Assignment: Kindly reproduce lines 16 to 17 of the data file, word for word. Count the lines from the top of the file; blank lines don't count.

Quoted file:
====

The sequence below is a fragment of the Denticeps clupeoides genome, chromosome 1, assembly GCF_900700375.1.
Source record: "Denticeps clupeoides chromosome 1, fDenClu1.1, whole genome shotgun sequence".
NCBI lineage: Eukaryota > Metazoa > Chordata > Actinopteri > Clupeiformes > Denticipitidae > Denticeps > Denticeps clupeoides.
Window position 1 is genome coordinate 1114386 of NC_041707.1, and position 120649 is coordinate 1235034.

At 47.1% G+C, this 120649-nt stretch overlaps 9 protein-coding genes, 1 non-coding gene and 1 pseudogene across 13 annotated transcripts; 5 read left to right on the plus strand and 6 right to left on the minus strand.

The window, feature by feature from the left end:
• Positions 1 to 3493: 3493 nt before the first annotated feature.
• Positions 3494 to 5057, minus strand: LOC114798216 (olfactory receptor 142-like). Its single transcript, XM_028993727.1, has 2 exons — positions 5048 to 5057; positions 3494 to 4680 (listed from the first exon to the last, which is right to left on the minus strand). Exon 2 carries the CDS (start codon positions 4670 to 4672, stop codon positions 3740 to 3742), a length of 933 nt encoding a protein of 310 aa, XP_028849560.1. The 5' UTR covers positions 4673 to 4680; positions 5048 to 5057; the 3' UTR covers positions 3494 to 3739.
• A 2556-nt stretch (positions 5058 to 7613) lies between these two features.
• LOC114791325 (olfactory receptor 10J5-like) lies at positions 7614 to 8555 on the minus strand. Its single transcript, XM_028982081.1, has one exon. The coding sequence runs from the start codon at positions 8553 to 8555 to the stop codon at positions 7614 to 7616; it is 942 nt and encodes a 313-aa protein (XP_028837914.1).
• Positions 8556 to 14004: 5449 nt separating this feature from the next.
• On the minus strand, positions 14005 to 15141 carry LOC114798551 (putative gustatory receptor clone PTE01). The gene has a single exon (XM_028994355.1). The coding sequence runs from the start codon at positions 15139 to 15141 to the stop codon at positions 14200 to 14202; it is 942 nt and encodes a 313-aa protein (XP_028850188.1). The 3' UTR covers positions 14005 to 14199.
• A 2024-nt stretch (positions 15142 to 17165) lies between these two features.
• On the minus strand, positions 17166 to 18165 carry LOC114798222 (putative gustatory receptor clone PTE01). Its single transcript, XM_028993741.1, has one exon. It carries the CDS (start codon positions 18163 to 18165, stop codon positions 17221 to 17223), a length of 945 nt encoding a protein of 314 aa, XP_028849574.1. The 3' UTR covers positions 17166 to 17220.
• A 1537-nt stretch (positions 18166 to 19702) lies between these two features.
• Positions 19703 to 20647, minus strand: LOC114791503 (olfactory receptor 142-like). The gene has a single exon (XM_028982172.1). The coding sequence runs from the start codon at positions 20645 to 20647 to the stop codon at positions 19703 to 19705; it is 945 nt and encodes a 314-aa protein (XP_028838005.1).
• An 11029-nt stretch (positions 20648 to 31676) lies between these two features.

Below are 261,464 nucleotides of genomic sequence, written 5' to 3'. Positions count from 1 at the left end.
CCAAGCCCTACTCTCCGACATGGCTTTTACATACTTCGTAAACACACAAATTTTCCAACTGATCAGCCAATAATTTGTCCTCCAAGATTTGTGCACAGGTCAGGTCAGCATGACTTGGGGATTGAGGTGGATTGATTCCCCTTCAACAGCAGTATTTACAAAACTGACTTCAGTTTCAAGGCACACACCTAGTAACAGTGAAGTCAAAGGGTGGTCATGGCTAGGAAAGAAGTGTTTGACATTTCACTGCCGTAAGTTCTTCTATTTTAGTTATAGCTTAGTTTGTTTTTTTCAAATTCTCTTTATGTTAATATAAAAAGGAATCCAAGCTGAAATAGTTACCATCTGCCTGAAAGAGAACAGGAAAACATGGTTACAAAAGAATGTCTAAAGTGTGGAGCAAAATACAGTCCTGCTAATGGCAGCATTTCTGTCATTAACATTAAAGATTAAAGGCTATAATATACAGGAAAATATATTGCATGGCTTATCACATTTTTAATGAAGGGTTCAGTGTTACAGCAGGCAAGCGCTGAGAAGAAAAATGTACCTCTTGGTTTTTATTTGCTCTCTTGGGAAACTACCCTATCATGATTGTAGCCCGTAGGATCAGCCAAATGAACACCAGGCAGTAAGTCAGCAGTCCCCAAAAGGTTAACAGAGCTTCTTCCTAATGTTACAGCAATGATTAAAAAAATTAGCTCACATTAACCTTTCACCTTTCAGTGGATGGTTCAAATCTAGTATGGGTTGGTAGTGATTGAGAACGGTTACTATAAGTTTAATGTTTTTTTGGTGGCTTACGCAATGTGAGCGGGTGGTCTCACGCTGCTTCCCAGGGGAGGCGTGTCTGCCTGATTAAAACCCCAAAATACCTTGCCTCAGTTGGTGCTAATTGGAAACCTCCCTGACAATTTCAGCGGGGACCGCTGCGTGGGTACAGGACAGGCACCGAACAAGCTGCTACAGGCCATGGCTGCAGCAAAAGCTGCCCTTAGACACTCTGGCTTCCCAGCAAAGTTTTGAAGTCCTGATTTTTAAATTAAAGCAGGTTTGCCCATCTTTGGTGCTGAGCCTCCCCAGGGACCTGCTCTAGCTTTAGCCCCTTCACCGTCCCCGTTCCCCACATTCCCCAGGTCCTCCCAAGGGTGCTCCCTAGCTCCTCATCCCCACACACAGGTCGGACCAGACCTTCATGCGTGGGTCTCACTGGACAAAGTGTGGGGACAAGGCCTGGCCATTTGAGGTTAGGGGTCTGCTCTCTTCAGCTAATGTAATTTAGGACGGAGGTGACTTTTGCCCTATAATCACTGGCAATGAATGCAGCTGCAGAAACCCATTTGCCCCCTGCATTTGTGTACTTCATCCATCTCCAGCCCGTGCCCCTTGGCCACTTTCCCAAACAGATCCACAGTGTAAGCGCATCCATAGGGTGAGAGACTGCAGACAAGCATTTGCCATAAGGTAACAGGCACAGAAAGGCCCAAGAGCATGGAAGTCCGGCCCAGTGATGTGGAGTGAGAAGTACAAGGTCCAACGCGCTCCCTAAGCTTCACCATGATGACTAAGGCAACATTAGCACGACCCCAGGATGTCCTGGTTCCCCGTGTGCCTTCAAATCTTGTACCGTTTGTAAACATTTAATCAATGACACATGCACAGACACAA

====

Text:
• Positions 19703 to 20647, minus strand: LOC114791503 (olfactory receptor 142-like). The gene has a single exon (XM_028982172.1). The coding sequence runs from the start codon at positions 20645 to 20647 to the stop codon at positions 19703 to 19705; it is 945 nt and encodes a 314-aa protein (XP_028838005.1).
• An 11029-nt stretch (positions 20648 to 31676) lies between these two features.